8. Divide the dough ball in half and roll each ball into a rectangle about 9×14 inches. Spread 1 Tbsp. soft butter on top of each dough rectangle and evenly sprinkle each with the brown sugar walnut mixture. Roll up each rectangle starting from the short end and pinch the seam closed. (If you want your loaf to look like mine, then roll both ends of the rectangle toward the middle… where the rolls meet in the middle the loaf will split… and I kinda think it looks pretty like that.)

9. Grease 2 9×5 inch loaf pans. Fit the rolled loaves into the loaf pans. Cover and let rise till nearly doubled (30 minutes).

10. Preheat oven to 350.

11. Bake loaves in preheated oven till lightly golden-brown and bread sounds hollow when tapped (about 30 mintues). If loaves brown too quickly, lightly cover with foil for the last 10 minutes. Let bread cool 10 minutes then remove to wire racks to finish cooling.

NUTRITION INFO FOR ONE SLICE(as prepared above in 2 loaves, each cut into 10 slices):

Calories 198.5
Total Fat 6.6 g (Saturated Fat 2.3 g, Polyunsaturated Fat 2.1 g, Monounsaturated Fat 1.1 g)
Cholesterol 36.2 mg
Sodium 158.6 mg
Potassium 102.3 mg
Total Carbohydrate 27.0 g (Dietary Fiber 8.5 g, Sugars 10.7 g)
Protein 8 g (10.6 g if you add the suggested 2 scoops of vanilla whey protein powder)

NOTE ABOUT FREEZING DOUGH: If you want to freeze dough to make fresh loaves later, do so by doubling the yeast in the recipe, and then replace step 9 with the following: Line 2 9×5 inch loaf pans with plastic wrap and spray the plastic wrap well with cooking spray. Fit the rolled loaves into the loaf pans with seam sides down. Wrap tightly with plastic wrap, place in the freezer. Once frozen, you can remove the loaves from the pan to a freezer bag, but do not take off plastic wrap.  When you’re ready to make a loaf, thaw the dough, still in the plastic wrap, in the refrigerator overnight.  Then remove dough from plastic wrap and place in greased loaf pan seam side down. Allow to rise in a warm place for approx double the normal rise time (perhaps even 1 to 1.5 hours). Then cook as recommended in the final steps above. ***NOTE*** The one time I did this, I didn’t have spectacular luck getting the bread to rise.  However, I later found out that the yeast I had used was DEAD… um, so that could have had something to do with it.  😛


2 1/2 Cups Warm Water
1 Tbs. Active Dry Yeast
1/2 Cup Honey
1 Tbs. Vegetable Oil
3 Eggs
1 Tbs. Salt
8 Cups Unbleached Bread Flour

In a large bowl, sprinkle yeast over warm water. Beat in honey, oil, salt and TWO eggs (not all 3!).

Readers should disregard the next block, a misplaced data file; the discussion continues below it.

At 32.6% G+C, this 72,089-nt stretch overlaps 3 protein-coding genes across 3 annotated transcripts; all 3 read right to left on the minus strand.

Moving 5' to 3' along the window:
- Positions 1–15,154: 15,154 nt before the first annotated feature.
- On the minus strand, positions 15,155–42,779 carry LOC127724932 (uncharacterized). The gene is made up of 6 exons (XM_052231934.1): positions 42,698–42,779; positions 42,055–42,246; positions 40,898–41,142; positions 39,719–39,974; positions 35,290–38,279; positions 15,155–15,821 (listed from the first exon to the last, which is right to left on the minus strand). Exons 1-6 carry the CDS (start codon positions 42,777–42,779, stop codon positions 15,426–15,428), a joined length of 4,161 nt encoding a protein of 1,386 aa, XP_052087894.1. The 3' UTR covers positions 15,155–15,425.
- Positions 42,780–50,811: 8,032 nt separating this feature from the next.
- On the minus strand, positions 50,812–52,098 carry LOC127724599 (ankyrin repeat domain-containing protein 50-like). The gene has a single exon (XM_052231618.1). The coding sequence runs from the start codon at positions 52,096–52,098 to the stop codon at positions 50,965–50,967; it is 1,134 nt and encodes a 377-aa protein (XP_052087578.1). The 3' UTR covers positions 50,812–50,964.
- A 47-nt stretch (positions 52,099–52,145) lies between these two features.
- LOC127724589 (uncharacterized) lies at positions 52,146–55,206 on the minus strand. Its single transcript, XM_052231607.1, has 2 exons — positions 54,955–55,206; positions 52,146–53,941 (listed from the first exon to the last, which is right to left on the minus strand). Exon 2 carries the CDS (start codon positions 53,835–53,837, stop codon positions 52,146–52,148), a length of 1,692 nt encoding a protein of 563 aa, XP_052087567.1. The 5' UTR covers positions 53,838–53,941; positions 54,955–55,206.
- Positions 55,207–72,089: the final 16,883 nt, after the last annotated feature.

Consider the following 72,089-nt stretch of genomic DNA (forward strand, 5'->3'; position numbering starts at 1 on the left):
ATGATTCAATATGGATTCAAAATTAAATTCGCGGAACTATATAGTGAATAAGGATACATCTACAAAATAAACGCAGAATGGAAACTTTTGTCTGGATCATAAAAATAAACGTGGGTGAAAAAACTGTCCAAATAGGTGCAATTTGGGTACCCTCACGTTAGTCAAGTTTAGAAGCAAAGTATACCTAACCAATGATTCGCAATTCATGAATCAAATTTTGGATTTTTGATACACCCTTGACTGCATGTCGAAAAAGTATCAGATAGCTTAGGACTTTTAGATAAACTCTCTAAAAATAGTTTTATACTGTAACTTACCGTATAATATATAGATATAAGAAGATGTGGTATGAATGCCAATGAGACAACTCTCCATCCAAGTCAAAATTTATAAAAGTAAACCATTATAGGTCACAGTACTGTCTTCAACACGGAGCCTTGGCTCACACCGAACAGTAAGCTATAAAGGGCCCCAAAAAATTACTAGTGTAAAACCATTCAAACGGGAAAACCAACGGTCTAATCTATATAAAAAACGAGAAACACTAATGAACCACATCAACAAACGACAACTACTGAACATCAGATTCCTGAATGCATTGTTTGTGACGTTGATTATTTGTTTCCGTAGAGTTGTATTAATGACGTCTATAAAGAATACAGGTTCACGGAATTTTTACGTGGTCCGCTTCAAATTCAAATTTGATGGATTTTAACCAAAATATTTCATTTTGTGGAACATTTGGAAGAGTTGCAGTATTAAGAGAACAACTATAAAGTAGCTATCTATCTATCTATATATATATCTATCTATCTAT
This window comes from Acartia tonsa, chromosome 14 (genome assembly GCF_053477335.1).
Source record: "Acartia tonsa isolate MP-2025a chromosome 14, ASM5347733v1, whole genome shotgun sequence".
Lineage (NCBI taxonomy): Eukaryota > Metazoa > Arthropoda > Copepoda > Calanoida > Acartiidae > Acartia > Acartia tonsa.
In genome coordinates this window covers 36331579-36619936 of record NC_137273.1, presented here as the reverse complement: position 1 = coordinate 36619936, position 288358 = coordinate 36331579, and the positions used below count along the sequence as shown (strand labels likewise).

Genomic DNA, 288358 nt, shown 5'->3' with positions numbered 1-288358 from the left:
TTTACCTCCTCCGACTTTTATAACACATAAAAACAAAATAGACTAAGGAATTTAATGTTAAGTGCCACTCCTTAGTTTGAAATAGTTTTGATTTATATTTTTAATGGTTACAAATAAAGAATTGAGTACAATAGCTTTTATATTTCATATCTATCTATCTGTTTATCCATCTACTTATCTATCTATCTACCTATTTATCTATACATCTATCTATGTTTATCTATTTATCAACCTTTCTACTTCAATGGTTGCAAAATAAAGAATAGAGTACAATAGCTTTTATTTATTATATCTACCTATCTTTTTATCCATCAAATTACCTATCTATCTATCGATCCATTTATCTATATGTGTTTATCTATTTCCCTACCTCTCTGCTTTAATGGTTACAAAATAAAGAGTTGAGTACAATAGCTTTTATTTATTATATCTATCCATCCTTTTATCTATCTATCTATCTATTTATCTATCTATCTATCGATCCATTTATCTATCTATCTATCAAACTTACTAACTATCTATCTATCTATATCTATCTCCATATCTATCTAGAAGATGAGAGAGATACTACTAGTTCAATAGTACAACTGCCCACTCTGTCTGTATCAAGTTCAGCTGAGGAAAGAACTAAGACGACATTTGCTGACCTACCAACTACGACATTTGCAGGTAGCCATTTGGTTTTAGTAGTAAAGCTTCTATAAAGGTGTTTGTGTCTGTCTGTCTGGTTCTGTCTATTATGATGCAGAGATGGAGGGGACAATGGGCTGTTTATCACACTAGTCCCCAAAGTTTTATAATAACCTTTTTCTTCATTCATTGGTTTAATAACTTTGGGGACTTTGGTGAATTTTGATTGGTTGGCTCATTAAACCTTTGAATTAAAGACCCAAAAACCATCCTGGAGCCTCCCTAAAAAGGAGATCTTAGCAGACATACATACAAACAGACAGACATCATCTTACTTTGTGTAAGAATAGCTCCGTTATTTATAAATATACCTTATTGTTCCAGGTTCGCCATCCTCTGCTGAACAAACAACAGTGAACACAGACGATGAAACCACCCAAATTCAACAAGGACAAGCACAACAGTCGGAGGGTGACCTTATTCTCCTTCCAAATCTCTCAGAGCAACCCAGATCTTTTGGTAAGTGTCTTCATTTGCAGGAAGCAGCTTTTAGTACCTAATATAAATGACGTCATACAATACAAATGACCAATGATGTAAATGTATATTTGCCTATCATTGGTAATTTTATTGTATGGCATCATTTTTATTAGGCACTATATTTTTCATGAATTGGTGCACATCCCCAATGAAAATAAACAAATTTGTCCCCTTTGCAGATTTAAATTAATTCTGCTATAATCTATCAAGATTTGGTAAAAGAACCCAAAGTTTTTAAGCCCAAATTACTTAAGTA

Add flour one cup at a time, mixing after every addition graduating to kneeding with hands as dough thickens. Kneed until smooth and elastic and no longer sitcky, adding flour as needed.

Spray a big bowl with cooking spray and place the lump of dough inside. Cover with plastic wrap that has been sprayed with cooking spray.

Let rise till doubled (about 1 1/2 hours) in a warm place.

Punch down dough. Divide in half and kneed for 5 minutes each. Then divide each half into 3 pieces. Roll into ropes about 1 1/2 inches in diameter. Braid the strands. (Makes two braids.)

Grease two cookie sheets. Place braided rings on them and let rise again for 1 hour.

Preheat oven to 375.

Beat remaining egg and brush generously over loaves.

Bake 40 minutes.

Cool 1 hour before slicing.
(Good luck on waiting a whole hour…)

Bacon, I love you.

Why does bacon make you feel so good? Because it’s practically a vitamin full of all those wonderful mood balancing B vitamins we all need–especially in the dark of winter!

“From bacon, we receive: 65% of our Recommended Daily Intake of Thiamin (Vitamin B1) as well as 47% of our Niacin (Vitamin B3), 38% of our Vitamin B12, 36% of our Zinc, 24% of our Vitamin B6, 22% of our Riboflavin (Vitamin B2), 22% of our Phosphorus, 10% of our Pantothenate, 10% of our Magnesium, 9% of our Iron and the Protein to fat balance in bacon is actually 4 to 1, which is one of the highest protein to fat balances found in any meat, fish or fowl found on Earth.”

Plus, bacon just makes your brain work better.  I’ve often thought this on a Saturday morning while sipping a cup of joe and munching a crispy, delicious slice.

“Bacon is chock full of a very important nutrient called ‘choline,’ which helps increase our intelligence and memory, from conception to Senior Status, and has been shown in University studies to help fight off the debilitating effects of Alzheimer’s Disease and other chronic mental impairments.”

Bacon is good for your heart… and by that, I don’t mean your soul, I mean the organ pumping blood through your body.  Surprised?